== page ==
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Steve Nash has done a splendid job in his first year as a head basketball coach.
Steve Nash is probably the No. 1 concern the Nets will have when the NBA’s playoff tournament kicks off in a couple of weeks.
It’s not simply that both of those sentences can be true. They are absolutely true. They are certainly true. It does not minimize the job Nash has done in this, his maiden voyage, keeping the Nets at or near the top of the Eastern Conference all year. You are allowed to also mention that he has never coached a playoff game in his life.
Both can be true.
Both are true.
“We have to give ourselves some kind of a buffer while we get more familiar with our schemes and sets,” Nash said after the Bucks beat the Nets 124-118 at Fiserv Forum on Tuesday night, pulling Milwaukee to within a game of the Nets in the loss column and the No. 2 seed while simultaneously clinching the season tie-breaker with Brooklyn.
“Those guys have been together for years and we haven’t,” Nash said. “We have to make up that gap. That’s our life in a nutshell.”
Well, that’s one of the nutshells that will define the Nets’ lives once the playoffs begin and the spotlight becomes permanently affixed to this great Brooklyn basketball experiment. It is important to remember at all times that the Nets are still in play for the No. 1 seed despite playing all of seven games at what amounts to full strength this year, games when James Harden, Kevin Durant and Kyrie Irving were all available.
But it is also important to remember games like this, when Nash all but had his lunch money stolen by Milwaukee’s Mike Budenholzer. Most glaring was the way he meekly allowed the Bucks to steamroll his team with an 18-1 run that turned a 103-97 Nets lead with 10 minutes to play into a 115-104 Bucks advantage in just over four minutes of tortured, torturous, one-sided basketball.
Nash, to his credit, admitted as much.
“I could’ve called timeout there for sure,” he said. “But that’s also a part of our team: We want to problem-solve. We want to keep attacking. Maybe I could’ve called another timeout but you also want to make sure you save a few for the end of the game.”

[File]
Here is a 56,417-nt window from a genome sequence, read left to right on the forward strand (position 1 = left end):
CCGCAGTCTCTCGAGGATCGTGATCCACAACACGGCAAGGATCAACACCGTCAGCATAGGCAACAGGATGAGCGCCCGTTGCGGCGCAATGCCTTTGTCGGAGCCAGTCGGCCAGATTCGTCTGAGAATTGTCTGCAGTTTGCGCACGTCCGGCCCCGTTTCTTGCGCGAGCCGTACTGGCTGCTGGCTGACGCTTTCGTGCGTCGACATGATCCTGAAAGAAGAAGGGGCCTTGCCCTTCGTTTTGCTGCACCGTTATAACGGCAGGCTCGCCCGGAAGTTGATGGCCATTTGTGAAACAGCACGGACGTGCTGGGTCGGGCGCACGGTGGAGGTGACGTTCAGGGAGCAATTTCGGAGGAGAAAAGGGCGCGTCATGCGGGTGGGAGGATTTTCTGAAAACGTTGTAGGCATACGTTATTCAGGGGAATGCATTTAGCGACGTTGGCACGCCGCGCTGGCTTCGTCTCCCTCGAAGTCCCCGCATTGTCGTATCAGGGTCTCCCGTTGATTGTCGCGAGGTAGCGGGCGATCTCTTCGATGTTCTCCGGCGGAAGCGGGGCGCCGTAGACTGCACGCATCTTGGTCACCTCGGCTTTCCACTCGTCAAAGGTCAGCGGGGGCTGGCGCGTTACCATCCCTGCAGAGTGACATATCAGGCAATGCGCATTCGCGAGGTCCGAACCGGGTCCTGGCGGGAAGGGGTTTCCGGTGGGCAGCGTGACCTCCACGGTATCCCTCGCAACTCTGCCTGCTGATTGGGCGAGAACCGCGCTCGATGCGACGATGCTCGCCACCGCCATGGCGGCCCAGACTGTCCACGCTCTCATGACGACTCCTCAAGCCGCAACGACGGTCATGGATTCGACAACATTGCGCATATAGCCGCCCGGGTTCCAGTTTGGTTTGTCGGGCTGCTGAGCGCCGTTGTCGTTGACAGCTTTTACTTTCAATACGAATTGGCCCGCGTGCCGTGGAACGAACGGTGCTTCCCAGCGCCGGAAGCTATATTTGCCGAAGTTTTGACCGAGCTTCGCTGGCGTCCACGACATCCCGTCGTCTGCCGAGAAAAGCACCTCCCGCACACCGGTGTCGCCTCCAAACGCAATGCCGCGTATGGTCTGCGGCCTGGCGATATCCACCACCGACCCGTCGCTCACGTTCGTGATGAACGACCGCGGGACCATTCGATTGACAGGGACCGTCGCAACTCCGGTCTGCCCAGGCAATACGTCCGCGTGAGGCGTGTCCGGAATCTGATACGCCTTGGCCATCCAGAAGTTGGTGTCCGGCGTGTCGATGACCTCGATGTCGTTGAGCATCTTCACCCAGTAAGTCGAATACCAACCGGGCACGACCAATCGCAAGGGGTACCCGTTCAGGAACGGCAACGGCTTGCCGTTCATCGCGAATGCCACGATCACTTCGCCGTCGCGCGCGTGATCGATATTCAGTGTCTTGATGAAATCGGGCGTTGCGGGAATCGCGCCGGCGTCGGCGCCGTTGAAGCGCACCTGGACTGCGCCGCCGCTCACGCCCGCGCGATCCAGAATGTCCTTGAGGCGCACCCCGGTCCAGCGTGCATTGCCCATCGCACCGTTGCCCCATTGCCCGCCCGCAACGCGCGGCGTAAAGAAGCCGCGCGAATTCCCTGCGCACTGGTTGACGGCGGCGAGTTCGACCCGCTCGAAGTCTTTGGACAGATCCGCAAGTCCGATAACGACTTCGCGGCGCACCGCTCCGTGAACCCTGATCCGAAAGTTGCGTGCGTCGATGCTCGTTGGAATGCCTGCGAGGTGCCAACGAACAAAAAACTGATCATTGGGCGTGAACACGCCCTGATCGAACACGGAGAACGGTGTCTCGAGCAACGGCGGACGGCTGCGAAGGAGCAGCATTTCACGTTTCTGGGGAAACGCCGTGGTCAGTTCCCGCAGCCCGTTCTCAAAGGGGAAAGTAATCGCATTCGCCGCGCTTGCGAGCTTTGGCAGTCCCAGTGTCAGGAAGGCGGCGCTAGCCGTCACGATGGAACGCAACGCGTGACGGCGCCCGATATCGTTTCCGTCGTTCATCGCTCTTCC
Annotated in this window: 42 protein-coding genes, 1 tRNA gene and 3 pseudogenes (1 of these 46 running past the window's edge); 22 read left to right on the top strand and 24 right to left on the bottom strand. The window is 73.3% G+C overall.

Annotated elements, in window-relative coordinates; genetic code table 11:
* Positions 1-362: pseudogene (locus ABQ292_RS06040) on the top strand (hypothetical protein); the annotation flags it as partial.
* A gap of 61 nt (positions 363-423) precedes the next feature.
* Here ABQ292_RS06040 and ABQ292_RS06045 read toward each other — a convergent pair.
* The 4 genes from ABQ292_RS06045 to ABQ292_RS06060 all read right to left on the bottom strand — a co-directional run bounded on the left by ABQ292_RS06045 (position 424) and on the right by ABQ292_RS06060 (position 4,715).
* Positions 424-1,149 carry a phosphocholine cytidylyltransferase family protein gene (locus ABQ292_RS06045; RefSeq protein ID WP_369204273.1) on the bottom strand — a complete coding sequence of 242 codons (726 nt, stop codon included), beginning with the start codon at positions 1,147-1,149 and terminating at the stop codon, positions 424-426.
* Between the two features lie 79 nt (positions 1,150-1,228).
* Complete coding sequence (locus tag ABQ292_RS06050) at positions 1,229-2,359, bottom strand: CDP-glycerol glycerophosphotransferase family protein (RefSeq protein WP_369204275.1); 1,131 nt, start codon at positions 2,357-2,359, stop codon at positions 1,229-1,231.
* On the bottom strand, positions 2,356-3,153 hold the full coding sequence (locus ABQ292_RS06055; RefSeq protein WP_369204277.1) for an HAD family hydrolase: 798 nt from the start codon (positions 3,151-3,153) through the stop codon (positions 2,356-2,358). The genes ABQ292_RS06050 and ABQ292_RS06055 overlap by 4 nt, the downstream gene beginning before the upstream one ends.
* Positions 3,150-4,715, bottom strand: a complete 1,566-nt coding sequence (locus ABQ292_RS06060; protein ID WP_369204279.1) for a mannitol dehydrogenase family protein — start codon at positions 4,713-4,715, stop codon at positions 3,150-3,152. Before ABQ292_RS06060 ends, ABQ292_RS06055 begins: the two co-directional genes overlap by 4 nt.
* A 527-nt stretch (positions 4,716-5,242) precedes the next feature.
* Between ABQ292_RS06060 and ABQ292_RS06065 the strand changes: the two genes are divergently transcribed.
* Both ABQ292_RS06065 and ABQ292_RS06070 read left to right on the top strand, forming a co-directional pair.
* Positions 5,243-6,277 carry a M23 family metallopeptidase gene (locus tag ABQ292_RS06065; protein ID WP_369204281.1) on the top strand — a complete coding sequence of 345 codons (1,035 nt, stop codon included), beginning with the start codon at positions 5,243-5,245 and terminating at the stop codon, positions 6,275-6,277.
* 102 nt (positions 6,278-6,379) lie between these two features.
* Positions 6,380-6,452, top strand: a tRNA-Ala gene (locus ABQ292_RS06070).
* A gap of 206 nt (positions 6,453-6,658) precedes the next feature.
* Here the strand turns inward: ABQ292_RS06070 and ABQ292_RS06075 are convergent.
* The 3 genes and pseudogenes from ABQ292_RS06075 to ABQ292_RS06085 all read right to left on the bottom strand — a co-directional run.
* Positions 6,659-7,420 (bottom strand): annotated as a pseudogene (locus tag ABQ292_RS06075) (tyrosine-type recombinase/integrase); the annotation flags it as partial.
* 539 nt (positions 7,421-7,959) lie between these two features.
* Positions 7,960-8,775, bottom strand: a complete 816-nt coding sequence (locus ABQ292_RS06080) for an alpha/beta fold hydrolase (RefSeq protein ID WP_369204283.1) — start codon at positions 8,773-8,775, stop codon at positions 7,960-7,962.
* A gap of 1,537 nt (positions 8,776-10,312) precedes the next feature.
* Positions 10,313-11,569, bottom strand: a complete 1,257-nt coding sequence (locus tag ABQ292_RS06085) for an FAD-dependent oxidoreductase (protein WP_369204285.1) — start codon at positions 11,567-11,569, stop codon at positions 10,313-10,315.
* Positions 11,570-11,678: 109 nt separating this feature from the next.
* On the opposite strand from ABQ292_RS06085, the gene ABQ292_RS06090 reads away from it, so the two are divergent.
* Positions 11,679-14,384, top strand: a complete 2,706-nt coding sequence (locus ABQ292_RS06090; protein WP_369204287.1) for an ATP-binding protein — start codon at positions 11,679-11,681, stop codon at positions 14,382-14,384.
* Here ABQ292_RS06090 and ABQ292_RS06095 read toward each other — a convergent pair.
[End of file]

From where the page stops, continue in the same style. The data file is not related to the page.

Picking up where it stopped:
Handily, the game ended with two unused timeouts for the Nets, and with a genuine lack of urgency as they tried to come back at the Bucks, passing up 3s for 2s, not shortening the game or the court with timeouts.
It isn’t just the players who need to become more adept at problem-solving.
Now, yes, it’s possible that a lot of Nash’s inexperience will be camouflaged when Harden returns and the Big 3 is intact, ready to mow down the rest of the East. But it is also important to remember that the upside-down nature of the East means that while the Nets might own every other matchup, up and down the lineup, the first-round pairing that matters most could look like this:
Nash versus Erik Spoelstra.
Or Nash versus Brad Stevens.
Or Nash versus Tom Thibodeau.
And that doesn’t include the fun that’ll be in store for Nash, assuming he survives that chess match, when he will almost certainly have to outwit both Budenholzer and Doc Rivers in some order just to make it out of the East.
Again, maybe talent can overcome and overwhelm that. Maybe Nash will lean on Mike D’Antoni, a veteran of 10 playoff springs and summers as a head coach, the way Joe Torre used to rely on Don Zimmer once the calendar flipped to October. And maybe the Nets’ biggest worry will be what Nash is insisting it will be.
“We don’t have a common history,” Nash said. “Everything is new.”
He’s got that last part right for sure, starting with the man staring back at him in the mirror every day.
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